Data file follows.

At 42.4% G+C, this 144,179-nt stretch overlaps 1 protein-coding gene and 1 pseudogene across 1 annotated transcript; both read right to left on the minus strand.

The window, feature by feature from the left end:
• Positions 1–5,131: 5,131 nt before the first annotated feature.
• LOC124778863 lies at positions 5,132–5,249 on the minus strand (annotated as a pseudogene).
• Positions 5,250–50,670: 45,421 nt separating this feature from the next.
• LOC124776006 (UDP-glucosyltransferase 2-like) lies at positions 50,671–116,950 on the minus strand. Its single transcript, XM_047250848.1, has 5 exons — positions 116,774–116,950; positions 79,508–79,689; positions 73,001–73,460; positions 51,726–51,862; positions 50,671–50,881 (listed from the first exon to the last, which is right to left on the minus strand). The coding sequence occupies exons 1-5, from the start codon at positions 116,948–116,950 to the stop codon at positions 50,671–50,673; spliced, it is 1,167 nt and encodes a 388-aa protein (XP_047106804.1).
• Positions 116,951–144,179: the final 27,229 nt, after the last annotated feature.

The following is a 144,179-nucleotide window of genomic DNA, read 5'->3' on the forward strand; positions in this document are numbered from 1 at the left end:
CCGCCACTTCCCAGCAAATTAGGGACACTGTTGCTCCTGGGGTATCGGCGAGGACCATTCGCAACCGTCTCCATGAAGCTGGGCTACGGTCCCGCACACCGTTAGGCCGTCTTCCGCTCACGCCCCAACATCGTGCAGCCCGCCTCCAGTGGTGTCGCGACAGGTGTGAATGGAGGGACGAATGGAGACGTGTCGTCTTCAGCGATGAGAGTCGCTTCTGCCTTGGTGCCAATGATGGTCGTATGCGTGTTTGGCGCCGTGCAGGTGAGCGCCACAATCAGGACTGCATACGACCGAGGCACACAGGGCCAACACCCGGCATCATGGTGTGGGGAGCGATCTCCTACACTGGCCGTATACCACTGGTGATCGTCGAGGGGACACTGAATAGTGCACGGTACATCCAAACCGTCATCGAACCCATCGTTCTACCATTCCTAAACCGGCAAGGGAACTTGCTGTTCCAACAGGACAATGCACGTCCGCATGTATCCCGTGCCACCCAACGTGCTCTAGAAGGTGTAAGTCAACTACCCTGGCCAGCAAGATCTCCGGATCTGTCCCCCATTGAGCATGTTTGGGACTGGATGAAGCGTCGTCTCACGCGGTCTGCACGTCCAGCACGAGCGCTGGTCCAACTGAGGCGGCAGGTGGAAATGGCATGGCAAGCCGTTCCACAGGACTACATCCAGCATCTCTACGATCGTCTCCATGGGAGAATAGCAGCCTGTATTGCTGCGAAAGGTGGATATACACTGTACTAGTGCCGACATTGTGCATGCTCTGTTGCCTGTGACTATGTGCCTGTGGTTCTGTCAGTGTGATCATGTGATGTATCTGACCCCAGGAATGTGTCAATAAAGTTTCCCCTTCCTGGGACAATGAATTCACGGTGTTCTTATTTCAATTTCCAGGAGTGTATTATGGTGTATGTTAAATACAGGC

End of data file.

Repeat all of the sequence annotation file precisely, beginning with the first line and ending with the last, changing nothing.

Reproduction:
At 42.4% G+C, this 144,179-nt stretch overlaps 1 protein-coding gene and 1 pseudogene across 1 annotated transcript; both read right to left on the minus strand.

The window, feature by feature from the left end:
• Positions 1–5,131: 5,131 nt before the first annotated feature.
• LOC124778863 lies at positions 5,132–5,249 on the minus strand (annotated as a pseudogene).
• Positions 5,250–50,670: 45,421 nt separating this feature from the next.
• LOC124776006 (UDP-glucosyltransferase 2-like) lies at positions 50,671–116,950 on the minus strand. Its single transcript, XM_047250848.1, has 5 exons — positions 116,774–116,950; positions 79,508–79,689; positions 73,001–73,460; positions 51,726–51,862; positions 50,671–50,881 (listed from the first exon to the last, which is right to left on the minus strand). The coding sequence occupies exons 1-5, from the start codon at positions 116,948–116,950 to the stop codon at positions 50,671–50,673; spliced, it is 1,167 nt and encodes a 388-aa protein (XP_047106804.1).
• Positions 116,951–144,179: the final 27,229 nt, after the last annotated feature.

The following is a 144,179-nucleotide window of genomic DNA, read 5'->3' on the forward strand; positions in this document are numbered from 1 at the left end:
CCGCCACTTCCCAGCAAATTAGGGACACTGTTGCTCCTGGGGTATCGGCGAGGACCATTCGCAACCGTCTCCATGAAGCTGGGCTACGGTCCCGCACACCGTTAGGCCGTCTTCCGCTCACGCCCCAACATCGTGCAGCCCGCCTCCAGTGGTGTCGCGACAGGTGTGAATGGAGGGACGAATGGAGACGTGTCGTCTTCAGCGATGAGAGTCGCTTCTGCCTTGGTGCCAATGATGGTCGTATGCGTGTTTGGCGCCGTGCAGGTGAGCGCCACAATCAGGACTGCATACGACCGAGGCACACAGGGCCAACACCCGGCATCATGGTGTGGGGAGCGATCTCCTACACTGGCCGTATACCACTGGTGATCGTCGAGGGGACACTGAATAGTGCACGGTACATCCAAACCGTCATCGAACCCATCGTTCTACCATTCCTAAACCGGCAAGGGAACTTGCTGTTCCAACAGGACAATGCACGTCCGCATGTATCCCGTGCCACCCAACGTGCTCTAGAAGGTGTAAGTCAACTACCCTGGCCAGCAAGATCTCCGGATCTGTCCCCCATTGAGCATGTTTGGGACTGGATGAAGCGTCGTCTCACGCGGTCTGCACGTCCAGCACGAGCGCTGGTCCAACTGAGGCGGCAGGTGGAAATGGCATGGCAAGCCGTTCCACAGGACTACATCCAGCATCTCTACGATCGTCTCCATGGGAGAATAGCAGCCTGTATTGCTGCGAAAGGTGGATATACACTGTACTAGTGCCGACATTGTGCATGCTCTGTTGCCTGTGACTATGTGCCTGTGGTTCTGTCAGTGTGATCATGTGATGTATCTGACCCCAGGAATGTGTCAATAAAGTTTCCCCTTCCTGGGACAATGAATTCACGGTGTTCTTATTTCAATTTCCAGGAGTGTATTATGGTGTATGTTAAATACAGGC